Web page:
REVISIONS. (Left to right) Bangko Sentral ng Pilipinas Deputy Governor Francisco Dakila Jr., Finance Secretary Benjamin Diokno, Budget Secretary Amenah Pangandaman, and National Economic and Development Authority Director General Arsenio Balisacan announce the revision of several macroeconomic assumptions following the 185th meeting of the Development Budget Coordination Committee (DBCC) at the Department of Finance (DOF) office on Friday (June 9, 2023). The economic managers revised exports of goods growth assumption for this year from 3 percent to 1 percent, and the imports of goods from 4 percent to 2 percent, citing impacts of external developments. (PNA photo by Joann S. Villanueva)

MANILA - Economic managers on Friday adjusted several macroeconomic indicators for 2023, including growth assumptions for exports and imports of goods, citing the impact of external developments.

The exports growth assumption for this year was slashed to 1 percent from 3 percent, and the imports growth assumption from 4 percent to 2 percent, following the 185th meeting of the inter-agency Development Budget Coordination Committee (DBCC).

“The main factor that led to the adjustments of the external trade numbers are to account for the preliminary PSA (Philippine Statistics Authority) data that we now have for Q1 (the first quarter),” said Bangko Sentral ng Pilipinas (BSP) Deputy Governor Francisco Dakila Jr. in a briefing after the meeting of the economic managers at the Department of Finance (DOF) office.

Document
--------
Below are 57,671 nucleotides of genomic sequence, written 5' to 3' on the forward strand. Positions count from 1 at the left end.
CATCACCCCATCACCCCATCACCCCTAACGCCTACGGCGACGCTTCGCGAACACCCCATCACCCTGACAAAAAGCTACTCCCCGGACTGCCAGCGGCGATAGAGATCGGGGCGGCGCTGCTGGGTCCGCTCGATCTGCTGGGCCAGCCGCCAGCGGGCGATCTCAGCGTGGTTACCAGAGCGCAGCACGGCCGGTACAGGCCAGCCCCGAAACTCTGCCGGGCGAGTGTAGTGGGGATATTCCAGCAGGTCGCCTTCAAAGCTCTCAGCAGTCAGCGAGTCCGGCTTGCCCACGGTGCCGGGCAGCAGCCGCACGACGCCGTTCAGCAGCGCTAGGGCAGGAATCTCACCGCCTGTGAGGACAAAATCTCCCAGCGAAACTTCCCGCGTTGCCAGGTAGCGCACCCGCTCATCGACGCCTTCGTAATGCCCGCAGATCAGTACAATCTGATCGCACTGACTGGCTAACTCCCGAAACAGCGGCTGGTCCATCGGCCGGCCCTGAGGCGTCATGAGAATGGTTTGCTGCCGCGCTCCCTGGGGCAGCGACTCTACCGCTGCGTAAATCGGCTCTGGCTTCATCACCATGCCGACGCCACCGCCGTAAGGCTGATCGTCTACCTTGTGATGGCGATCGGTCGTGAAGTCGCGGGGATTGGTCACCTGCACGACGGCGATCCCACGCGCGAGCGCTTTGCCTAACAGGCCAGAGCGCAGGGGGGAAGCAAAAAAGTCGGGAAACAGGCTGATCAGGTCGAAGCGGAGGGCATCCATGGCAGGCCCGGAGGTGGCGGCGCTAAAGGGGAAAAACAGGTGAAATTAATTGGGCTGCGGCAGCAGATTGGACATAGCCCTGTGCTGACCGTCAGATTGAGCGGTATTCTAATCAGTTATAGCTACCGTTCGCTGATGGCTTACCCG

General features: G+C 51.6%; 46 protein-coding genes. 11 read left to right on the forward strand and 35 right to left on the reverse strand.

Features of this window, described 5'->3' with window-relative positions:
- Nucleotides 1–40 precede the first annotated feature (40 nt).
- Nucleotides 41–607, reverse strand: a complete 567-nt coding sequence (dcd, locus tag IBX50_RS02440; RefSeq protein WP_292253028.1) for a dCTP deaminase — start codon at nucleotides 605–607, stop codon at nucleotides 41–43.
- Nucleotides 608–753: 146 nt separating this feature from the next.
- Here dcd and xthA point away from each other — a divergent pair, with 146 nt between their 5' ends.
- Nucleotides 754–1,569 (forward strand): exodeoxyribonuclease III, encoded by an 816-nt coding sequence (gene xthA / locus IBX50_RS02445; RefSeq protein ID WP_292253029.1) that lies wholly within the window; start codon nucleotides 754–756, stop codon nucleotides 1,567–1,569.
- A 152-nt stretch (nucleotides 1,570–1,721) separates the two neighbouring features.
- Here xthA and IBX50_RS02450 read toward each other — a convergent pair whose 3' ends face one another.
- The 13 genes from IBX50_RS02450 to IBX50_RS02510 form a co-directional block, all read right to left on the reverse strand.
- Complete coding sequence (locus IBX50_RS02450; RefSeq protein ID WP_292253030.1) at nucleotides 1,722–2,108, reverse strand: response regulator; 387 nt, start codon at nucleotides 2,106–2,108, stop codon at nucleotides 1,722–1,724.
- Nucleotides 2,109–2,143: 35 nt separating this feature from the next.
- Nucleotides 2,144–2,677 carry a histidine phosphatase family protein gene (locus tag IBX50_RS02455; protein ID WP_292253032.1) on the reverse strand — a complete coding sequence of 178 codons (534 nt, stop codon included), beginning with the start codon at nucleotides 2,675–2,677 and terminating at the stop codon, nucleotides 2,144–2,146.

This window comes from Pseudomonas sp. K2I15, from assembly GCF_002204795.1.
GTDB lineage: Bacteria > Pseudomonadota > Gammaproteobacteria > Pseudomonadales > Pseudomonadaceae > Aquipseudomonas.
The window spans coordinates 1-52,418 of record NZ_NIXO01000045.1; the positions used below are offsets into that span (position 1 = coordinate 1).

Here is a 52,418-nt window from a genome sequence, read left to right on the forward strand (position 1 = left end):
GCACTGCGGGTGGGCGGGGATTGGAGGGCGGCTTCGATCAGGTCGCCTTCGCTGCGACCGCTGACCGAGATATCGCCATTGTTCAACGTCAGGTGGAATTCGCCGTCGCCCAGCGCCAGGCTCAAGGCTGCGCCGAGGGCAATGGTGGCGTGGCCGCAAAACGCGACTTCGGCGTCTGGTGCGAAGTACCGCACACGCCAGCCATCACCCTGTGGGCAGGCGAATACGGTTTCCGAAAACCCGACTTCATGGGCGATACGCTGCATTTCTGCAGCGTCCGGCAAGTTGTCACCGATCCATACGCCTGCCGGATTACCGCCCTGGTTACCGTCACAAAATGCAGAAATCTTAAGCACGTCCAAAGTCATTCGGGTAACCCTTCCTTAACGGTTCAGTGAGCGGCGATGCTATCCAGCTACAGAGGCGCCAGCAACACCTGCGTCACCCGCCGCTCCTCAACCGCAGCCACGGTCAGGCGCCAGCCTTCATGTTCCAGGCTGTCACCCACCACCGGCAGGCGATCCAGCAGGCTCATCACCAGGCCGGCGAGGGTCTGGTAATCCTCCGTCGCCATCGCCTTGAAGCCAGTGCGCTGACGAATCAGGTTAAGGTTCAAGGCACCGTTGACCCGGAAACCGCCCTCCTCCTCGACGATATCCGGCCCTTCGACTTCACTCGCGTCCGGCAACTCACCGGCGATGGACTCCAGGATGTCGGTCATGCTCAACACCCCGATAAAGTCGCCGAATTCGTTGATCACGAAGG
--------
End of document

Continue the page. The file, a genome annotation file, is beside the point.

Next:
He said the PSA figures will still be adjusted “to make them suitable for the balance of payments data that we are citing.”

Citing preliminary PSA data, Dakila said goods exports in the first three months this year contracted by 13.2 percent, and imports by 3.3 percent.

“The biggest factor behind the deceleration in exports would come from electronics products and that would be attributable to tapering global demand for semiconductors,” he said.

He said exports of coconut and mineral products also posted slower growth “but these are mainly driven by the decline in commodity prices.”

For goods imports, Dakila traced the slower expansion to “moderation in commodity prices along with weaker exports and manufacturing activity.”

He said moderation was also noted for both raw materials and immediate goods.

“So we note that there is a large linkage between our exports performance and the various demand for imported goods,” he said.

While the growth assumptions for goods exports and imports for this year was adjusted, the economic managers, on the other hand, kept the 6 percent assumption for exports for 2024 until 2028, and the 8 percent assumption for imports for the same period. (PNA)